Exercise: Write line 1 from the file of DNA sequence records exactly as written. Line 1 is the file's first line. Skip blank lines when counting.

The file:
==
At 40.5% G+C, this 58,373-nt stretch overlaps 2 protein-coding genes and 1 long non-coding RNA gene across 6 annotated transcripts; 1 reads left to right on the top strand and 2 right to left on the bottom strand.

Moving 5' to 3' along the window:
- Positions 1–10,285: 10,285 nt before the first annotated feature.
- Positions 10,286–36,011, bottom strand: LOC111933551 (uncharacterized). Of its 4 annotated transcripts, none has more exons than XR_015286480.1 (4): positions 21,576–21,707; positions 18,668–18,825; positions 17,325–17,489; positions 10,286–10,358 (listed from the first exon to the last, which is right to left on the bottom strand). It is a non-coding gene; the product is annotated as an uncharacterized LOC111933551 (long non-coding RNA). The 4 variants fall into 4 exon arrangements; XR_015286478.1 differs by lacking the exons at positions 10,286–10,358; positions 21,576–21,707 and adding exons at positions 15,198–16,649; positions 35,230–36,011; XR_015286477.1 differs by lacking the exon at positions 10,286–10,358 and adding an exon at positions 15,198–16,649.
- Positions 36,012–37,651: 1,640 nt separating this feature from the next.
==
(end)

At 40.5% G+C, this 58,373-nt stretch overlaps 2 protein-coding genes and 1 long non-coding RNA gene across 6 annotated transcripts; 1 reads left to right on the top strand and 2 right to left on the bottom strand.